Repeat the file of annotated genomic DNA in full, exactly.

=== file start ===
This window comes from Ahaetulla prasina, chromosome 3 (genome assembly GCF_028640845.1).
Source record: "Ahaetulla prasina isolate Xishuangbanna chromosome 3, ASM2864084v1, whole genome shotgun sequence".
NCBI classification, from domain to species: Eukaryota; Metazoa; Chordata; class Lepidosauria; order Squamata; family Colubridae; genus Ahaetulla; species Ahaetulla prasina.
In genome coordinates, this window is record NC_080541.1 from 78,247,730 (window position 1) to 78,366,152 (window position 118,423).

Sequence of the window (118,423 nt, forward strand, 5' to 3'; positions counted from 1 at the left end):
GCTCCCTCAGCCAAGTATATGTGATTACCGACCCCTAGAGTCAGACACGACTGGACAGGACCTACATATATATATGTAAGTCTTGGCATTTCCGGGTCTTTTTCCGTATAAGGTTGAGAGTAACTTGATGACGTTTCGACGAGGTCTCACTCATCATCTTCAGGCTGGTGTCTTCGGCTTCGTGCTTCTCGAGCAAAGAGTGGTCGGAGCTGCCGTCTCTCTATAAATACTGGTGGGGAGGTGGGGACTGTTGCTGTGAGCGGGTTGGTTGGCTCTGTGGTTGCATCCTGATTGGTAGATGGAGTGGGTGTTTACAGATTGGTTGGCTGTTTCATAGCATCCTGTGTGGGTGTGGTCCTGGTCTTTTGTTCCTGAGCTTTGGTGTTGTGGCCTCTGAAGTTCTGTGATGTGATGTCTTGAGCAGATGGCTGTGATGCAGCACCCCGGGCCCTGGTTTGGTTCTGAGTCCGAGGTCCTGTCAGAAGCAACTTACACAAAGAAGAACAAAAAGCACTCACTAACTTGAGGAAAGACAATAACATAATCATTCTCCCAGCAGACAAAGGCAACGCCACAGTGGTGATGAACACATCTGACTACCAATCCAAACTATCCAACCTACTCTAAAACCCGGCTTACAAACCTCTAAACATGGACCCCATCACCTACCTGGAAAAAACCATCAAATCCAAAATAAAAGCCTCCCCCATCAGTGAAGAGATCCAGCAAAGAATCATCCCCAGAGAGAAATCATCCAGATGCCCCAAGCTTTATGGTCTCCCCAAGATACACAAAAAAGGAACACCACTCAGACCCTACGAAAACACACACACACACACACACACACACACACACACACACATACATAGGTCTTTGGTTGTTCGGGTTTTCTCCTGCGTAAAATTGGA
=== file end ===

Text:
This window comes from Ahaetulla prasina, chromosome 3 (genome assembly GCF_028640845.1).
Source record: "Ahaetulla prasina isolate Xishuangbanna chromosome 3, ASM2864084v1, whole genome shotgun sequence".
NCBI classification, from domain to species: Eukaryota; Metazoa; Chordata; class Lepidosauria; order Squamata; family Colubridae; genus Ahaetulla; species Ahaetulla prasina.
In genome coordinates, this window is record NC_080541.1 from 78,247,730 (window position 1) to 78,366,152 (window position 118,423).

Sequence of the window (118,423 nt, forward strand, 5' to 3'; positions counted from 1 at the left end):
GCTCCCTCAGCCAAGTATATGTGATTACCGACCCCTAGAGTCAGACACGACTGGACAGGACCTACATATATATATGTAAGTCTTGGCATTTCCGGGTCTTTTTCCGTATAAGGTTGAGAGTAACTTGATGACGTTTCGACGAGGTCTCACTCATCATCTTCAGGCTGGTGTCTTCGGCTTCGTGCTTCTCGAGCAAAGAGTGGTCGGAGCTGCCGTCTCTCTATAAATACTGGTGGGGAGGTGGGGACTGTTGCTGTGAGCGGGTTGGTTGGCTCTGTGGTTGCATCCTGATTGGTAGATGGAGTGGGTGTTTACAGATTGGTTGGCTGTTTCATAGCATCCTGTGTGGGTGTGGTCCTGGTCTTTTGTTCCTGAGCTTTGGTGTTGTGGCCTCTGAAGTTCTGTGATGTGATGTCTTGAGCAGATGGCTGTGATGCAGCACCCCGGGCCCTGGTTTGGTTCTGAGTCCGAGGTCCTGTCAGAAGCAACTTACACAAAGAAGAACAAAAAGCACTCACTAACTTGAGGAAAGACAATAACATAATCATTCTCCCAGCAGACAAAGGCAACGCCACAGTGGTGATGAACACATCTGACTACCAATCCAAACTATCCAACCTACTCTAAAACCCGGCTTACAAACCTCTAAACATGGACCCCATCACCTACCTGGAAAAAACCATCAAATCCAAAATAAAAGCCTCCCCCATCAGTGAAGAGATCCAGCAAAGAATCATCCCCAGAGAGAAATCATCCAGATGCCCCAAGCTTTATGGTCTCCCCAAGATACACAAAAAAGGAACACCACTCAGACCCTACGAAAACACACACACACACACACACACACACACACACACACACATACATAGGTCTTTGGTTGTTCGGGTTTTCTCCTGCGTAAAATTGGA